This post is part of a series on the experiences of our Pohanka Interns at various historic sites working on the front lines of history as interpreters and curators. Dr. Jill Titus explains the questions our students are engaging with here.
For many people, the past can be a murky thing. As historians and interpreters, it is our challenge to connect people with a past that they may or may not understand. Some visitors to historic sites come in with their own connections, but for those who don’t, we’re responsible to make that connection for them. In my second summer as an interpreter for the National Park Service, I’ve discovered that most people connect best when we tell stories. Visitors often don’t care about troop movements on a map, unless they are tracing the story of an ancestor. What people crave, what we as humans crave, is a story. As interpreters, it’s easy to reel people in with individual stories, but more difficult to connect them to a broader historical narrative.
At Fredericksburg and Spotsylvania National Military Park, I work at a number of different sites, but the one where making the connection to the larger story is perhaps most difficult is Chancellorsville Battlefield. Since Chancellorsville was a large-scale, pitched battle, it is often easy for visitors, and even those of us who spend our days behind the information desk, to forget that this action was part of a larger war. There are incredible stories of soldiers and generals, but it is often difficult to connect them to the larger narrative of the war. It is the interpreter’s responsibility to dig deep for narratives that do connect to broader themes.
For me, at Chancellorsville one of the most useful stories has proven to be that of David Kyle, a private in the 9th Virginia Cavalry who rode out with Confederate General Thomas Jonathan “Stonewall” Jackson on the night he was fatally wounded. Kyle grew up a mile from where he rode on the night of May 2, 1863, and his story reminds us that Civil War battles took place on people’s farms, that homes were commandeered to serve as headquarters, and field hospitals were once offices, homes, and places of worship. For many visitors, and even many scholars, the civilian and military worlds operate in vacuums, but as historian Susannah Ural reminded us in her talk at the Civil War Institute summer conference, these worlds are actually interdependent. Understanding this concept helps make the decisions soldiers and civilians made more clear, giving us a better understanding of the war.
For visitors who come in pursuing a family story, we are further challenged to use their personal connection to the past as a bridge to the larger story in which their ancestor was involved. But where do we begin? Perhaps with our responses to the details these visitors choose to share with us. One visitor told me that “my ancestor went to war because it was his duty,” another proudly stated, “my great-great grandfather went to war to preserve the Union,” while yet another stated matter-of-factly, “my great-great granddaddy went to war to uphold his honor.” All of these statements provide important slivers of information about the 19th century, a time period far removed from the present.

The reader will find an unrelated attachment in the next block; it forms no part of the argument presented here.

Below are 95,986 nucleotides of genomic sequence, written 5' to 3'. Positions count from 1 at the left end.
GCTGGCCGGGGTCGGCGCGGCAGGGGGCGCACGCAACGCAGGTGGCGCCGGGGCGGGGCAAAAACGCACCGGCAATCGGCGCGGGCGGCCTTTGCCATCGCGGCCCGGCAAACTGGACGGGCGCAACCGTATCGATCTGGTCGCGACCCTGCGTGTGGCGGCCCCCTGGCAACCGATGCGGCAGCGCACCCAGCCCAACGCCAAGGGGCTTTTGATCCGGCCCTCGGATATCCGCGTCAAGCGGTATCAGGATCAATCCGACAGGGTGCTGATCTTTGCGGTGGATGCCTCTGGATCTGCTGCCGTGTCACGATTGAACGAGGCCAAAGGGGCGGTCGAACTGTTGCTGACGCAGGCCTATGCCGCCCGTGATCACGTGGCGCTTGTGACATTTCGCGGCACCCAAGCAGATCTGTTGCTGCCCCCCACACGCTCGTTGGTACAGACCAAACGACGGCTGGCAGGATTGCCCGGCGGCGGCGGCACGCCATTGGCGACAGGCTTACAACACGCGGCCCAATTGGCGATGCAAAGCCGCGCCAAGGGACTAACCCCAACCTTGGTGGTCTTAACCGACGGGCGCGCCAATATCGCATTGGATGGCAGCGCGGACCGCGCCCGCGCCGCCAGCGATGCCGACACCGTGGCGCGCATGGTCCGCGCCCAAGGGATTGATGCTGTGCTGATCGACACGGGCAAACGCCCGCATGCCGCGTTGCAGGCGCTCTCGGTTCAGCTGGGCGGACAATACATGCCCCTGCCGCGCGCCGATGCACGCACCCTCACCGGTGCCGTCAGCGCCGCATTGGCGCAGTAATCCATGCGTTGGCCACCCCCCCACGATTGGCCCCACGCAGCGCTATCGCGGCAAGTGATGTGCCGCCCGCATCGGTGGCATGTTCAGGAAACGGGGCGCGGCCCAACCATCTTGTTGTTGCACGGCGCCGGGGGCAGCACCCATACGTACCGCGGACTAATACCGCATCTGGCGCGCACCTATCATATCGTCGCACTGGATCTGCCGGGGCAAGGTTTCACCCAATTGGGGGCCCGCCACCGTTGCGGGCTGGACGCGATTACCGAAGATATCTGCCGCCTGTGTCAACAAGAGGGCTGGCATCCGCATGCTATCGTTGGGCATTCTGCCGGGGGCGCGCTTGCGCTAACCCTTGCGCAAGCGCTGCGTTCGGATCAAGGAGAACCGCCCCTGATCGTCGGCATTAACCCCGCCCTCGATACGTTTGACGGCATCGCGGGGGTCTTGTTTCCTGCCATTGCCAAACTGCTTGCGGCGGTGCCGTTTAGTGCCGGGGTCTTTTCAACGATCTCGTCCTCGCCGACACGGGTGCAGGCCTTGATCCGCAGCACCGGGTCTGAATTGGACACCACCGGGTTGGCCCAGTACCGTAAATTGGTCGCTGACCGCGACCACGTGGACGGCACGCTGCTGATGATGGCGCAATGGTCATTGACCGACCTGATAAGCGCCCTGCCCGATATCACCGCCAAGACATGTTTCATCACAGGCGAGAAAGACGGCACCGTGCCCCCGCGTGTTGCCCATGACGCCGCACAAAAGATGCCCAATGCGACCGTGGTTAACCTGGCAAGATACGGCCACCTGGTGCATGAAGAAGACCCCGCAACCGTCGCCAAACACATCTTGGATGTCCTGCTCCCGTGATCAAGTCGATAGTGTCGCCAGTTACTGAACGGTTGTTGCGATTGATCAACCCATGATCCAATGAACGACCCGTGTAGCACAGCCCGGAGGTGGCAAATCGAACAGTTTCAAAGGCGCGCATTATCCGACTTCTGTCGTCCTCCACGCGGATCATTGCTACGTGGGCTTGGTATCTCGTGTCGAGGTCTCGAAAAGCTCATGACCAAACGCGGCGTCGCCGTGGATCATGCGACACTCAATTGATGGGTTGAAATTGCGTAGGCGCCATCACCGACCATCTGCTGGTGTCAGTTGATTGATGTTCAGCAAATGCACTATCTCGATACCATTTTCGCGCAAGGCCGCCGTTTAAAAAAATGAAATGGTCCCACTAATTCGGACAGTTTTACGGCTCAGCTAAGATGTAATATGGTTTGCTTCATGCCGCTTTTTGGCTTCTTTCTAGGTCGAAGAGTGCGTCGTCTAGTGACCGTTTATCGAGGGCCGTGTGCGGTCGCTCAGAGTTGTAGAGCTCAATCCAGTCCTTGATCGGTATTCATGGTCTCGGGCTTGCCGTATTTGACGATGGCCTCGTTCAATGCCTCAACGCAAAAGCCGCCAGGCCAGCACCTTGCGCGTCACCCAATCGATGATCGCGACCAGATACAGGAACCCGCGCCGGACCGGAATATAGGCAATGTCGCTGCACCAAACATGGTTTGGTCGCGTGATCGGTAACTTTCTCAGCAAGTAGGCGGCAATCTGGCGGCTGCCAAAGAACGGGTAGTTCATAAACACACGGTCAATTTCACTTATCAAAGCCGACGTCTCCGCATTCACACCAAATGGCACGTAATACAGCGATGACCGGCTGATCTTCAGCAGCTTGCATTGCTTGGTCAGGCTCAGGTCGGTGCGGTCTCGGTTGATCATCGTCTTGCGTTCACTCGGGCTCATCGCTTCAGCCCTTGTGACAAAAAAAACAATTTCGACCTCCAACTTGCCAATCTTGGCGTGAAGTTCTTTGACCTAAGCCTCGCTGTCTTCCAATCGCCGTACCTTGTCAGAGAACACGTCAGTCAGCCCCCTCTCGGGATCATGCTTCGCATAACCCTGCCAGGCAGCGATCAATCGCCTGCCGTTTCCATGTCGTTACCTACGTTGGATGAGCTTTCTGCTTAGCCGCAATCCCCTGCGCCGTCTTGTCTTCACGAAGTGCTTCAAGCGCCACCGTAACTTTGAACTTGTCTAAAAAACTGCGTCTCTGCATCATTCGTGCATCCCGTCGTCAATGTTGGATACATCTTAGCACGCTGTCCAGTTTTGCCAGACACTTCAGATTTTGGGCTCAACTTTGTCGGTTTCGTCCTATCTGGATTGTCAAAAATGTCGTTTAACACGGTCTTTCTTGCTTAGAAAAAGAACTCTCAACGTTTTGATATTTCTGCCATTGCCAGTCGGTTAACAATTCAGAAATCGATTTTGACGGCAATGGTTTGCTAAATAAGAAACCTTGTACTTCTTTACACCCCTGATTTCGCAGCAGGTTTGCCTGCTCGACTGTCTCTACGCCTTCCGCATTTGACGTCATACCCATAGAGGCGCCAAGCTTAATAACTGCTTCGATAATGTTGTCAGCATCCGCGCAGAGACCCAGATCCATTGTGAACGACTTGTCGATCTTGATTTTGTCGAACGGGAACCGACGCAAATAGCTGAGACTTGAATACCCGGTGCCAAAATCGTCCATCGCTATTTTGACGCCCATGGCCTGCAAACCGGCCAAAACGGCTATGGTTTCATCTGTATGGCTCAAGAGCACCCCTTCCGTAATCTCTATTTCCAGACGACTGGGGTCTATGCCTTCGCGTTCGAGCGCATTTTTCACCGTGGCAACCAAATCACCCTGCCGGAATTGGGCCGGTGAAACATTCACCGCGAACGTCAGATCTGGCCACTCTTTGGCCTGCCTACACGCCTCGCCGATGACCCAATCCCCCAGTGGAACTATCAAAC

But none are as simple and uncomplicated as they appear on the surface. As interpreters, we can help visitors understand that the choices made by their ancestor are related to cultural norms that we no longer uphold in the 21st century. Should we experience a civil war today, who would be compelled by personal honor to join the war effort? I would harbor a guess that not many people would sign up for these reasons. And what about fighting for the preservation of the Union? Today that question seems as far removed as the war itself. These small insights into cultural context can help those who had ancestors engaged at specific battles begin to see them within the framework of the larger war.
Stories are without a doubt the most engaging tool we as historical interpreters have to draw in public audiences. Though many of our stories might be interesting, they aren’t always useful in connecting our audience to the larger story we want to tell. Choosing the right story and teasing out its important themes and meanings can help visitors and interpreters locate smaller moments in time within the larger continuum of history.
One thought on “Pohanka Reflection: Megan McNish at FredSpot”
Interesting information and perspective. Thanks for sharing.
I had not heard of David Kyle’s story before and I’m fascinated by what was shared in this post. Can you recommend any books about Kyle or regiment? Thanks.